from Wiktionary, Creative Commons Attribution/Share-Alike License.

  • noun Plural form of kirk.


Sorry, no etymologies found.


  • OK I don't know shit about basketball. do you think vinny has some sort of rare synaptic disorder that makes him call kirks "kurt" and kurts "kirk"? when you draft a player one year of college who wasn't a blue chip high school recruit the org needs to bring him along properly.

    Blog a Bull

  • The official religion of Scotland is Presbyterian, with churches traditionally being called "kirks". - Telegraph online, Daily Telegraph and Sunday Telegraph

  • December 14th, 2009 12: 36 pm ET kirks toast, too center for repubs and not center enough for general election he cant make it out of the primary unless he flip flops and goes all rogue then he pixxes of chicago electorate bye bye

    Poll: Kirk and Giannoulias Illinois frontrunners

  • I don't think those two jackets look anything alike. mikle jackets aside, what the hell is up with kirks shoes ...?

    LOL: Movie Jackets From the Future | /Film

  • So, we have women who, let's say may be involved in sexual activities that are a little -- a little -- if you're going on the internet and looking to be dominated by somebody, want to be somebody's slave you've got a few little sexual kirks there anyway, or if you're a woman who just wants to get some alcohol or drugs, it's amazing what women will do under those conditions.

    CNN Transcript Nov 3, 2009

  • The folk here are civil, and, like the barbarians unto the holy apostle, hae shown me much kindness; and there are a sort of chosen people in the land, for they hae some kirks without organs that are like ours, and are called meeting-houses, where the minister preaches without a gown.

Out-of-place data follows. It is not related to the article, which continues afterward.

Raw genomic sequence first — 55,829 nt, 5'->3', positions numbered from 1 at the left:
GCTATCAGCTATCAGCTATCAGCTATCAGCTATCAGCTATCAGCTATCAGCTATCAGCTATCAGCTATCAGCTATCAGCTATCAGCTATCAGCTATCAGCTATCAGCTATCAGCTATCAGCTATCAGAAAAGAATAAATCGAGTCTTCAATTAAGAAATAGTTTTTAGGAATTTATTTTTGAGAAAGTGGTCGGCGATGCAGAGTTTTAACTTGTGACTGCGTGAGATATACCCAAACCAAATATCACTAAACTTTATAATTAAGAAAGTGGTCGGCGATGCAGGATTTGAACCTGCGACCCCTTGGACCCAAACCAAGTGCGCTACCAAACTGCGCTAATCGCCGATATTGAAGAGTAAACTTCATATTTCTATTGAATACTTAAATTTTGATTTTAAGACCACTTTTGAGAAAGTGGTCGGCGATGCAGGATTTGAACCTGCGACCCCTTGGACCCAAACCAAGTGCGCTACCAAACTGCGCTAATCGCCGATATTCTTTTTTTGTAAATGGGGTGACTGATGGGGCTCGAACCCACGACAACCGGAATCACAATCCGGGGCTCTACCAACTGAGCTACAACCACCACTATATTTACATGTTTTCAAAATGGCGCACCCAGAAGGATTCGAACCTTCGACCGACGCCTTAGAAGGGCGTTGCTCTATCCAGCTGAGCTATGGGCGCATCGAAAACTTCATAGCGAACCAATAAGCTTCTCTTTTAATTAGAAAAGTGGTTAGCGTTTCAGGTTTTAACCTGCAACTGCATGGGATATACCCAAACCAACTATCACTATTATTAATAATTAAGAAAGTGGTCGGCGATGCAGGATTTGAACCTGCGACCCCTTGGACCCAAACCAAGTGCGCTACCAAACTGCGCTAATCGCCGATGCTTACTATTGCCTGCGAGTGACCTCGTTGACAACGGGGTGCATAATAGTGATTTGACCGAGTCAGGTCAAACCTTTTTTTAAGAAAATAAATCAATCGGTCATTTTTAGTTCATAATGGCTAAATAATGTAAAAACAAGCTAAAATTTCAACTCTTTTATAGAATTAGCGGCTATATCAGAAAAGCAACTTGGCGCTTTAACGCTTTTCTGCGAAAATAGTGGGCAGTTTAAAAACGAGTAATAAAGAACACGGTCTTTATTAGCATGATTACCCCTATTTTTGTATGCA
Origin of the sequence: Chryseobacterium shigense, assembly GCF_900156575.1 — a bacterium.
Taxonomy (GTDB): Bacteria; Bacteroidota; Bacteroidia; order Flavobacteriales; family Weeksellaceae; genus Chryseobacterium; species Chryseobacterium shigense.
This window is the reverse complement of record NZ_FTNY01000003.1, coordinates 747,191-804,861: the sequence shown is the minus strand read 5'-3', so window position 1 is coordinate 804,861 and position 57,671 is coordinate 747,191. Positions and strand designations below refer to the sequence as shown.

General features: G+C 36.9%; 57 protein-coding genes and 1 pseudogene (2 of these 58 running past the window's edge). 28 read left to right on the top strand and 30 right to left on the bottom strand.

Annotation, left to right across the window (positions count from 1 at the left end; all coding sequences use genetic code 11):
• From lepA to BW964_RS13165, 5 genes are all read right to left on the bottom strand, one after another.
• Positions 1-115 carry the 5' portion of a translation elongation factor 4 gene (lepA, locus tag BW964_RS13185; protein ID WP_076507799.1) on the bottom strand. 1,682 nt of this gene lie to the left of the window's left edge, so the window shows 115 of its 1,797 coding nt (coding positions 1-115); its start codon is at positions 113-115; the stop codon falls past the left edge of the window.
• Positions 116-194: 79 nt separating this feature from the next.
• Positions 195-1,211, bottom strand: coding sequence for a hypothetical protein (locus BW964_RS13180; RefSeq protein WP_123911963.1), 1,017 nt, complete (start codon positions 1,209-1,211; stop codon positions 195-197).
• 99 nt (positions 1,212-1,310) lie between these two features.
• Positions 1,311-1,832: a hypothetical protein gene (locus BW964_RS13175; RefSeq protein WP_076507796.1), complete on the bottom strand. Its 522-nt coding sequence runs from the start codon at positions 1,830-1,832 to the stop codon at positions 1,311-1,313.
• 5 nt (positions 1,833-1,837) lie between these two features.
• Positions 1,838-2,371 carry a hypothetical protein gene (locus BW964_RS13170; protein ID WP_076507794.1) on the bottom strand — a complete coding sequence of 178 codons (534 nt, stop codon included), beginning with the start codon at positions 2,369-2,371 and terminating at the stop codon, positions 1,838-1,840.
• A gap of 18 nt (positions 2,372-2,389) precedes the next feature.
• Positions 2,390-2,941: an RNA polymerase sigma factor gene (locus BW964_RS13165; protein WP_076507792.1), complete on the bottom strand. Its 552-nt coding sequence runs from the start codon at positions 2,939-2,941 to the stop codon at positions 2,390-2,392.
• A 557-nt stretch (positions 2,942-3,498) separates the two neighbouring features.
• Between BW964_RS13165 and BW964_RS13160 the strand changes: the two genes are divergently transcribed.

The Heart of Mid-Lothian

  • It was no heathen fetich he was invoking, but the God of whom he had often preached in Christian kirks.

    Prester John

  • After the Reformation, the right of choosing their clergyman, at any of those chapels of ease which had formerly been field-kirks, was vested in the freeholders and trustees, subject to the approval of the vicar of the parish.

    The Life of Charlotte Bronte

  • He had lived in India for over sixteen years now and he was more accustomed to these heathen shrines than to the kirks of his childhood, but still, whenever he saw these strange gods with their multiplicity of arms, their elephant heads, their grotesquely coloured faces and their cobra-hooded masks, he felt a stab of disapproval.

    Sharpe's Tiger

  • She was always so afraid to put anything forward save Christ, that she was quite satisfied with her little "mud kirks."

    Mary Slessor of Calabar: Pioneer Missionary


Log in or sign up to get involved in the conversation. It's quick and easy.